How Can Someone Who is Concerned About Carbon Emissions and the Potential Impacts of Climate Change Be Opposed to EPA’s Clean Power Plan?
The old expression, “Every little bit helps”, doesn’t hold true for global CO2 emissions if the little bit that helps in one country doesn’t translate and scale up to something systemic and impactful in emerging economies throughout the world where billions live in energy poverty and more energy is needed, not less. EPA’s Clean Power Plan is such an example as it gives the appearance of commitment to addressing climate change issues, yet will have little-to-no impact on the actual issues of energy, carbon, and climate at the scale of concern: the global scale. We don’t need this sort of regulatory greenwashing to respond to an issue of this magnitude.
We can do better than this…we have to.
Top 15 GDP’s in the world (based on 2015) ranked by CO2 intensity Continue reading “EPA’s Clean Power Plan: We Can Do Better”
Renewable Energy: Enabled by, Not Competitive With, Nuclear and Fossil Fuels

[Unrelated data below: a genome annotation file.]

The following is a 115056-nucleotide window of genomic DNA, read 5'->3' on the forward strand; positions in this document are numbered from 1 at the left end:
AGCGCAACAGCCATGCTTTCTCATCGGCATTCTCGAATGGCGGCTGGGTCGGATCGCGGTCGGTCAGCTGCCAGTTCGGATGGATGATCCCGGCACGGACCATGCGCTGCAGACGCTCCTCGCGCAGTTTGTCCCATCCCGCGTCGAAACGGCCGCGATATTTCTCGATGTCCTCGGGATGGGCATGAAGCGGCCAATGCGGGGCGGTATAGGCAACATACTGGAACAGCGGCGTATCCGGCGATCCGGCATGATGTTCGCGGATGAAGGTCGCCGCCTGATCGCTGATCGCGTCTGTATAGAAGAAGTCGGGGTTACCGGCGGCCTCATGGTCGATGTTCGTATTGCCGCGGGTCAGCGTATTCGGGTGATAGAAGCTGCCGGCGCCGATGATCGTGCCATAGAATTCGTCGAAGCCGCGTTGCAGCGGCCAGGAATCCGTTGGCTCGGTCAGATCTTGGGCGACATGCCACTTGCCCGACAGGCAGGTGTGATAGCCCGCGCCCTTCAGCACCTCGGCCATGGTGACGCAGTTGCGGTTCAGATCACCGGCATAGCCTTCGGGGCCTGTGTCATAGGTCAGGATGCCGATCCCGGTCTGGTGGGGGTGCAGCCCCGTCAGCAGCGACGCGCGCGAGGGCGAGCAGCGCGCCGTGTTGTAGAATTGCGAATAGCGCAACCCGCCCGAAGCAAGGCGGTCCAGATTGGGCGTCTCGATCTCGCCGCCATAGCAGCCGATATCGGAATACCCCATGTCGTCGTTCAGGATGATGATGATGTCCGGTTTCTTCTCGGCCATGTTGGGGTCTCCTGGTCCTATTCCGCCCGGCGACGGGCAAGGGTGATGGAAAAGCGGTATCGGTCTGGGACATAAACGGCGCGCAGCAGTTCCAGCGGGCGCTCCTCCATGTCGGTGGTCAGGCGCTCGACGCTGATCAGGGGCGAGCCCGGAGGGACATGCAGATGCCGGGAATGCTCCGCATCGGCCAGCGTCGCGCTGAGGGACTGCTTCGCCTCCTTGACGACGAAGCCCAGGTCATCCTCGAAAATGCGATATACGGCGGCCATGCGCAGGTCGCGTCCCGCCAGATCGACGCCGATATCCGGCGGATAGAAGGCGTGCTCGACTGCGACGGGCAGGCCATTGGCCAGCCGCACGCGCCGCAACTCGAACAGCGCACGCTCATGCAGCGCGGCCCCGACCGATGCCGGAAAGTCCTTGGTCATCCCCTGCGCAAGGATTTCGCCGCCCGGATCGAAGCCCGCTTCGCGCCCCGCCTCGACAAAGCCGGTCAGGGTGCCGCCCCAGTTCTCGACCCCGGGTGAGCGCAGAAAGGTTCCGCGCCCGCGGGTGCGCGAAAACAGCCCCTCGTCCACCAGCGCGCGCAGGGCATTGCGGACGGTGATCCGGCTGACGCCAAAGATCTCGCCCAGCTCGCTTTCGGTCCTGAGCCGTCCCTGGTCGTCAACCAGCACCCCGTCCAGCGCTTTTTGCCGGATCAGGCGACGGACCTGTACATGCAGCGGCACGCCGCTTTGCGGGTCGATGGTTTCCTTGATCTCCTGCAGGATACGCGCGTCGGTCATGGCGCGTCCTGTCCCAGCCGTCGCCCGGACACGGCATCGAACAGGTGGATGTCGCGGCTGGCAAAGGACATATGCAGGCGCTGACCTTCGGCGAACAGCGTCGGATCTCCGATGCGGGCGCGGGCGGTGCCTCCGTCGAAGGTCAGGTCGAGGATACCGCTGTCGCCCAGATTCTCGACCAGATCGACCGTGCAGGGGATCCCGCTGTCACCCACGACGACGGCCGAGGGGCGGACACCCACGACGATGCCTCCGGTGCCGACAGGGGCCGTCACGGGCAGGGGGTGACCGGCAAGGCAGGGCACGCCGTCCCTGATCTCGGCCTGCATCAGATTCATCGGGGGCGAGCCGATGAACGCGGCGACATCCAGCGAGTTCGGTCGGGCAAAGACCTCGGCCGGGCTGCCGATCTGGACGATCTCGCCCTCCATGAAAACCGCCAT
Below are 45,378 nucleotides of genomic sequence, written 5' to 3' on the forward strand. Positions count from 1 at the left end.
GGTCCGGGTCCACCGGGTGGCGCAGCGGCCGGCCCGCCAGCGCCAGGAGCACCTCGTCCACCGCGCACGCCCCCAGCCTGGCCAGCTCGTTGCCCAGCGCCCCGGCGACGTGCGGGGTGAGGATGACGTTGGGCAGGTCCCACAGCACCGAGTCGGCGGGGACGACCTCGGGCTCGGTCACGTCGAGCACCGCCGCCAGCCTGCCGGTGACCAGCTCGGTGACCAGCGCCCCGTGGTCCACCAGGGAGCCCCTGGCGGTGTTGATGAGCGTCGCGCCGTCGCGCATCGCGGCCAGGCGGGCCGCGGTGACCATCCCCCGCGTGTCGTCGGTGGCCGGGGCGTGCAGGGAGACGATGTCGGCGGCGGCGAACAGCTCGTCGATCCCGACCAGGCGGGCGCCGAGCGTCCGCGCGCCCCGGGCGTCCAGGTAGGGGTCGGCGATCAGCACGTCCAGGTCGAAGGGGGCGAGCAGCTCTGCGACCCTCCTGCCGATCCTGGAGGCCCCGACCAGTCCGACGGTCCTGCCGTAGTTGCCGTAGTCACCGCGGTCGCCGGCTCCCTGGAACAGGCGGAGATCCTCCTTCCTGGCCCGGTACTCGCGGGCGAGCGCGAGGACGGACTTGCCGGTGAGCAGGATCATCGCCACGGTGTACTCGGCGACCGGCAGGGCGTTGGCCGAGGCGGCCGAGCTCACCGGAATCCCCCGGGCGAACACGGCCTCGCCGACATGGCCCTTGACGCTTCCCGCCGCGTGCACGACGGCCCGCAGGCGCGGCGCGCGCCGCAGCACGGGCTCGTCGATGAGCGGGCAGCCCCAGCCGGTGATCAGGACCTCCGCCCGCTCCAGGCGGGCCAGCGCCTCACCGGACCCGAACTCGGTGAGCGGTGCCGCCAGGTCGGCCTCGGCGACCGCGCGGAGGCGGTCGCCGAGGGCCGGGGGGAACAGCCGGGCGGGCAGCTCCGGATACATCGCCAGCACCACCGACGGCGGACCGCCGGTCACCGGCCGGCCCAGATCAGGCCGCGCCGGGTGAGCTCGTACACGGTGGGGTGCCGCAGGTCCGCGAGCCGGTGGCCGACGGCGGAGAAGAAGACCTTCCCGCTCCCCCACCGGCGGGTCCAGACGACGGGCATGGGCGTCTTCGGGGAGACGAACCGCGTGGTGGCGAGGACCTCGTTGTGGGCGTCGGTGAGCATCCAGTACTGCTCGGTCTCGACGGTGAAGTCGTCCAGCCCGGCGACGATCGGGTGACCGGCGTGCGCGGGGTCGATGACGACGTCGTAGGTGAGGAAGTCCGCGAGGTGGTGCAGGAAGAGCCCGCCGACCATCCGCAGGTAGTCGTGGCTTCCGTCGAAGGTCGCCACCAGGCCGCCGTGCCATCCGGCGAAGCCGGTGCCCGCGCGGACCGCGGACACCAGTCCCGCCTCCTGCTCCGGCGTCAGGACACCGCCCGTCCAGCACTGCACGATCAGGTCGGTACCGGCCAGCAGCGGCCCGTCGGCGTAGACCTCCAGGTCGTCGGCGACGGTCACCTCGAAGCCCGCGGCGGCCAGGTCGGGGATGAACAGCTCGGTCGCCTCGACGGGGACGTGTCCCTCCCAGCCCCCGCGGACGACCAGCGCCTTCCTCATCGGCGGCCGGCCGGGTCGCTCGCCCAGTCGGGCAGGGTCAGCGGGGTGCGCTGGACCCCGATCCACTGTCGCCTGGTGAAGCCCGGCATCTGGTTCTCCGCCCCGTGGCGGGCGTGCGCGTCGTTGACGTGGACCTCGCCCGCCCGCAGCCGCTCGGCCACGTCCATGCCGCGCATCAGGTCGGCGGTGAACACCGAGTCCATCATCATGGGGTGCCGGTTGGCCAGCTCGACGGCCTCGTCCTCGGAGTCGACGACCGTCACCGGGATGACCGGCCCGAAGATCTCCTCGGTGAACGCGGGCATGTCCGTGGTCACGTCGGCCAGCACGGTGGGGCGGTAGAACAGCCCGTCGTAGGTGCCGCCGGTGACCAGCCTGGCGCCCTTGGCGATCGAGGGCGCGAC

Overstating renewable energy’s potential and real contribution toward meeting the dual challenges of reducing global carbon emissions and providing reliable energy for developing economies over the next 35 years cannot mask the reality that zero-carbon power generation shares are decreasing globally or that solar and wind are not cost-competitive with nuclear and fossils. Continue reading “Renewable Energy: Enabled By, Not Competitive With, Nuclear and Fossil Fuels”
Natural Gas and Renewables:
Lessons from California on Overdependency
But for the grace of nuclear, there go we.
“The whole is greater than the sum of its parts” isn’t holding true in California’s ongoing experiment with natural gas and renewables, and it should serve as a warning to states that see gas and renewables as their lifeline to a reliable, low-carbon future. The warning being that the individual attributes of natural gas and renewables are adding up to an overdependency that is creating problems. Continue reading “Natural Gas and Renewables: Lessons from California on Overdependency”